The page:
Jaffe: The case of the disappearing slugger: Where did MLB’s power go?

From SABR member Jay Jaffe at SI.com on September 3, 2014:

On Tuesday night, Giancarlo Stanton bashed his National League-leading 35th home run, and he did it with typical flair, connecting for a shot off the “Marlinator” home run sculpture, an estimated 414 feet away in centerfield, at the expense of the Mets’ Jon Niese.


Stanton’s homer was his second in as many days, and while he won’t maintain that blistering pace, he still has his work cut out to reach 40 for the season, something he’s never done before; he bopped 37 in 2012 despite being limited to just 123 games due to injuries. Barring five homers from him or a monster 10-homer month from Anthony Rizzo, the only other Senior Circuit slugger with more than 26, the NL will be without a 40-homer hitter for the second straight season, something that hasn’t happened since 1991 and ’92.

Forty homers is no given in the AL, either. While Nelson Cruz leads the majors with 36 after going deep in back-to-back games on Aug. 31 and Sept. 1, 20 of them came in April and May; since then, he’s hit just .218/.285/.407 with 16 homers, one for every 21.5 plate appearances. Given Baltimore’s 25 remaining games and possibly 100 plate appearances for Cruz, it’s still likely that he reaches 40, but he’ll need to avoid a long outage. If he can’t, Jose Abreu and Chris Carter, both with 33, will have to mash with increased impunity to prevent this from being the first season since 1982 in which nobody gets to that plateau.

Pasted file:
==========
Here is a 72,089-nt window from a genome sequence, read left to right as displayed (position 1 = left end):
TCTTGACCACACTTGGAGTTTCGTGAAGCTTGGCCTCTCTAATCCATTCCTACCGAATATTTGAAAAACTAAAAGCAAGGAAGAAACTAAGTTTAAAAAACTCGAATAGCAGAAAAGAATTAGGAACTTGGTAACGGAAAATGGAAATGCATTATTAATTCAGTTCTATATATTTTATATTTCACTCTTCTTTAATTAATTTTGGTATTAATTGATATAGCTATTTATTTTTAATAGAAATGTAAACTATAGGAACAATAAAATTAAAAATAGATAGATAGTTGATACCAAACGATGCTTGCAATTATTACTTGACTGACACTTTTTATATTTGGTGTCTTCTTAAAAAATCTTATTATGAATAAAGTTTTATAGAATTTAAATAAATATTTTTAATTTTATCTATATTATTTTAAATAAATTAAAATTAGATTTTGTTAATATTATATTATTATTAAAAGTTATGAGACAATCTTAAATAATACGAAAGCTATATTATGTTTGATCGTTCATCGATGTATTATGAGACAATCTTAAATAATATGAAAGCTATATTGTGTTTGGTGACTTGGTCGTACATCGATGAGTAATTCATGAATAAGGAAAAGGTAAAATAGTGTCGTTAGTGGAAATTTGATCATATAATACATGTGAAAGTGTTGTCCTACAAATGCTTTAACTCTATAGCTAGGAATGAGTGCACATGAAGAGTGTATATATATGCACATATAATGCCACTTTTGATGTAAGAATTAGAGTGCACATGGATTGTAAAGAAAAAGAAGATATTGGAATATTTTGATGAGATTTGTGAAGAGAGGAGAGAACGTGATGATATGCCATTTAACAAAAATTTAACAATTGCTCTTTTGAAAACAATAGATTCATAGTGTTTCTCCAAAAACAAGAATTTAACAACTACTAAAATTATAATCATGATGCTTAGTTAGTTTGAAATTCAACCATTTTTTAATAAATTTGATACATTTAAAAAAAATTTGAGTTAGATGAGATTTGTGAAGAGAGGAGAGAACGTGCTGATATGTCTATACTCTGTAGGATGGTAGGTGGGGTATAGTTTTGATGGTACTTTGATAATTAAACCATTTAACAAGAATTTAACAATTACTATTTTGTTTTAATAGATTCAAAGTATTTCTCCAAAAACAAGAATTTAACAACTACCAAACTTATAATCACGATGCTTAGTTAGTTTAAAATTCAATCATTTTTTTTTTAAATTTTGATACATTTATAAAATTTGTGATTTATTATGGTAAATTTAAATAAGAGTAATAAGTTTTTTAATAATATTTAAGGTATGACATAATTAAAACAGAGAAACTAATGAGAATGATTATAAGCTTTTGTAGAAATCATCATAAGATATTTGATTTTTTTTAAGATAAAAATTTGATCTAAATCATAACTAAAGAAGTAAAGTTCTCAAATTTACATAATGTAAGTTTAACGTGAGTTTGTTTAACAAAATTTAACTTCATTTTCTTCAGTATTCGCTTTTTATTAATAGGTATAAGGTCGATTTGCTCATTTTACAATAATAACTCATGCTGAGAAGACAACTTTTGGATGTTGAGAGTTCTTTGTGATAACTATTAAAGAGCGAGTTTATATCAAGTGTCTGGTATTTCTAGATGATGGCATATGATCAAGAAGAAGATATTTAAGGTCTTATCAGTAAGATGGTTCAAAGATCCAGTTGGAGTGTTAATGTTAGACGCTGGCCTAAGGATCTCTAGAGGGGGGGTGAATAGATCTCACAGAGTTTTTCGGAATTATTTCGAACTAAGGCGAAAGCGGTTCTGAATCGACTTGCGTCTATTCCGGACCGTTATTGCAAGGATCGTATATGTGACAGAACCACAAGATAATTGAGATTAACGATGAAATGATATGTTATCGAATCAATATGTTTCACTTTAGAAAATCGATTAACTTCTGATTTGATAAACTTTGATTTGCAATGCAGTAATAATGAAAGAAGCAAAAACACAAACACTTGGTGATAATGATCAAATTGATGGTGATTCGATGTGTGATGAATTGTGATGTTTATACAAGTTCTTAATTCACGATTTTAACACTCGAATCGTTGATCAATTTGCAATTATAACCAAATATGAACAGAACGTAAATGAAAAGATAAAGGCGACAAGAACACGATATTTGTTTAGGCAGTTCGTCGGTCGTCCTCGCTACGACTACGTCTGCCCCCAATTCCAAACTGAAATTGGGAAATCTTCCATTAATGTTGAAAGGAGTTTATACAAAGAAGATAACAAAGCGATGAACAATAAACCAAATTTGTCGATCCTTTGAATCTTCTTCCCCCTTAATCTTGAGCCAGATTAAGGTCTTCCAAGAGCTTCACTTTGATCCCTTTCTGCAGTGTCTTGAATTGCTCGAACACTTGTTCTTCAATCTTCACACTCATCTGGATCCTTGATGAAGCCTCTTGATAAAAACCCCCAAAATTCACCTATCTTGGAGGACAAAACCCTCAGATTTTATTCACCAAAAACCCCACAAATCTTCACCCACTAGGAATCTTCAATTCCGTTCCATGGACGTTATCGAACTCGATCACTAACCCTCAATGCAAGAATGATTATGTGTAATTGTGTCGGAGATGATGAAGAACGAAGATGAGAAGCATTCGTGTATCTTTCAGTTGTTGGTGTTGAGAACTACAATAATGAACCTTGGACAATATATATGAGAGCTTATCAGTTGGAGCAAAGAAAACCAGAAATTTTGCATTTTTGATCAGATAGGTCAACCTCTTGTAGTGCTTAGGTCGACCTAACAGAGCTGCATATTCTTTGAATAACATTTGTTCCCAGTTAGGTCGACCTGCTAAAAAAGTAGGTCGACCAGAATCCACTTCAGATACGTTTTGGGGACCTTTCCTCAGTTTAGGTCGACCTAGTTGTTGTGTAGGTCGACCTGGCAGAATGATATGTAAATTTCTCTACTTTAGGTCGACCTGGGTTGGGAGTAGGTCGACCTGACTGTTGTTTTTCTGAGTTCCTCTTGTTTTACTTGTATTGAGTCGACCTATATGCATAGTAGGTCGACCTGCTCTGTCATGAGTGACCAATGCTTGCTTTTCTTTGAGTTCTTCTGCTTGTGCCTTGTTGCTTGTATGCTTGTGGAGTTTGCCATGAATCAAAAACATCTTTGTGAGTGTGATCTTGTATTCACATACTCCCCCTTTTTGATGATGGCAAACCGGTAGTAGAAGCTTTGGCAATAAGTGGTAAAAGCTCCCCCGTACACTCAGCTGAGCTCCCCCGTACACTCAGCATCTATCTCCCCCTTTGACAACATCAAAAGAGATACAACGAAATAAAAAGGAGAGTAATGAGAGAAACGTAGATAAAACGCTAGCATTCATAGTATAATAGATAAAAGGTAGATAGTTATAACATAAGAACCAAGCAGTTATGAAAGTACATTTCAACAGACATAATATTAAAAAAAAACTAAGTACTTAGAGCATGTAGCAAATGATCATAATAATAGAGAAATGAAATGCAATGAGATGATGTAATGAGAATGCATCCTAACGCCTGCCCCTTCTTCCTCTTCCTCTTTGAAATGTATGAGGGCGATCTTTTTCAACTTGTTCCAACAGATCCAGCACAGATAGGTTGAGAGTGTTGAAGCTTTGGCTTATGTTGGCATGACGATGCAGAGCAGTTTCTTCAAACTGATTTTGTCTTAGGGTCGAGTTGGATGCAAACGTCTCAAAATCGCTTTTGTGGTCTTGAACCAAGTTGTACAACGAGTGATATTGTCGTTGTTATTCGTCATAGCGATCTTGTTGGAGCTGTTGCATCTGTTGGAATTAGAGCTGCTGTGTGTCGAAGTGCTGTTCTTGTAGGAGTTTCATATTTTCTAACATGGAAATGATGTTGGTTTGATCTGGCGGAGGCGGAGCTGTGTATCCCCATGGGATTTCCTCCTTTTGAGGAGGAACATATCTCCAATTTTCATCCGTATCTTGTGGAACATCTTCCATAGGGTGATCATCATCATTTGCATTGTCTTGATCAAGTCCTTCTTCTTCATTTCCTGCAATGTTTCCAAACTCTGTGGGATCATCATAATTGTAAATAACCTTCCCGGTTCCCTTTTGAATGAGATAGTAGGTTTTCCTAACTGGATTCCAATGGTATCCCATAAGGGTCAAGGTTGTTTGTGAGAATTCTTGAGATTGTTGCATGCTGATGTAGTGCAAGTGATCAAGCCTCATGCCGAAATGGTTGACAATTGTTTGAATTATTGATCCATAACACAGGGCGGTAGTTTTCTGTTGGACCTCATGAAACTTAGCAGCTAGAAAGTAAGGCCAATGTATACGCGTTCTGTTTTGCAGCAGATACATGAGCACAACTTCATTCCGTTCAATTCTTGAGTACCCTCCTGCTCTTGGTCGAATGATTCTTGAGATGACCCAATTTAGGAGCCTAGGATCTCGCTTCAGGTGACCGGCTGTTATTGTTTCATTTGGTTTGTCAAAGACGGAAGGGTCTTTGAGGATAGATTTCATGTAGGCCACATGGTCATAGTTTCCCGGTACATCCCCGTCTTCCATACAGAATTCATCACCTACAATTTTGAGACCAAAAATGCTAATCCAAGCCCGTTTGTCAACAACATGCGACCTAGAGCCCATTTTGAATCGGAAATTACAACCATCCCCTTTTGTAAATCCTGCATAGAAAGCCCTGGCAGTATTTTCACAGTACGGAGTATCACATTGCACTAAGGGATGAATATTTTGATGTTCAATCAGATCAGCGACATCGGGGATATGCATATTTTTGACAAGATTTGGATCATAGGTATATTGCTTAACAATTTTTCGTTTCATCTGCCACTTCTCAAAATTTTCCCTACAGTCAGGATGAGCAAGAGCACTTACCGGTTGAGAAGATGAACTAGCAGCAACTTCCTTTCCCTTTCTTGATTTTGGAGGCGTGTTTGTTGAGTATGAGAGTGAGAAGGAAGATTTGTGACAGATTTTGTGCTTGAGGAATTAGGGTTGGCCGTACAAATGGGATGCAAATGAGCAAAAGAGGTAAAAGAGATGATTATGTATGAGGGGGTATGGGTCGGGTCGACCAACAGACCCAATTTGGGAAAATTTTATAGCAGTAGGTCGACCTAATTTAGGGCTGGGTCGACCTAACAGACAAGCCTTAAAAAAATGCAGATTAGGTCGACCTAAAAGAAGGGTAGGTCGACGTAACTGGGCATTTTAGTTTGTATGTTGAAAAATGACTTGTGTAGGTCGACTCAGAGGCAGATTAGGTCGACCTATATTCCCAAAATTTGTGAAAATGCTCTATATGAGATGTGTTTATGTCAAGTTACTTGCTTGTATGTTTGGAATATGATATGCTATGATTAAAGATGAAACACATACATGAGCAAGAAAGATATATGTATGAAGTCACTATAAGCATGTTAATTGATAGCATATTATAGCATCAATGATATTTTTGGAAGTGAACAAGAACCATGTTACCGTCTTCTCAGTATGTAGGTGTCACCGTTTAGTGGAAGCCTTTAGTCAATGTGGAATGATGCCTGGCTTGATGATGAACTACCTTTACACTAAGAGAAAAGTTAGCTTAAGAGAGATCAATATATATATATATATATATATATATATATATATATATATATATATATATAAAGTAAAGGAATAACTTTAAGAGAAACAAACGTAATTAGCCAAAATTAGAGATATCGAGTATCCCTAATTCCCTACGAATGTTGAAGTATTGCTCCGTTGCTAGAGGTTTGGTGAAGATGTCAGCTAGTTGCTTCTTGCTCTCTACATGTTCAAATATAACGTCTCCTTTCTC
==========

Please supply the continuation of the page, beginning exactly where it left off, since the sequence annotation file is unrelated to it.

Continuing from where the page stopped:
The odds are that at least one of those four sluggers will do it, but even so, it’s worth considering the disappearance of the longball. This will be the second season in a row and fourth out of five in which teams have hit fewer than one per game. The current rate of 0.88 per team per game is down 8.6 percent from last year (0.96 per game) and down 13.7 percent from 2012 (1.04 per game); in fact, it’s the lowest rate since 1992 (0.72 per game). If that pace is maintained, it will mean 403 fewer homers than last year, 675 fewer than in 2012 and 1,435 fewer than in 2000, the year home runs reached their absolute zenith (1.17 per game).

Read the full article here: http://www.si.com/mlb/2014/09/03/home-runs-power-hitters-giancarlo-stanton

Originally published: September 3, 2014. Last Updated: September 3, 2014.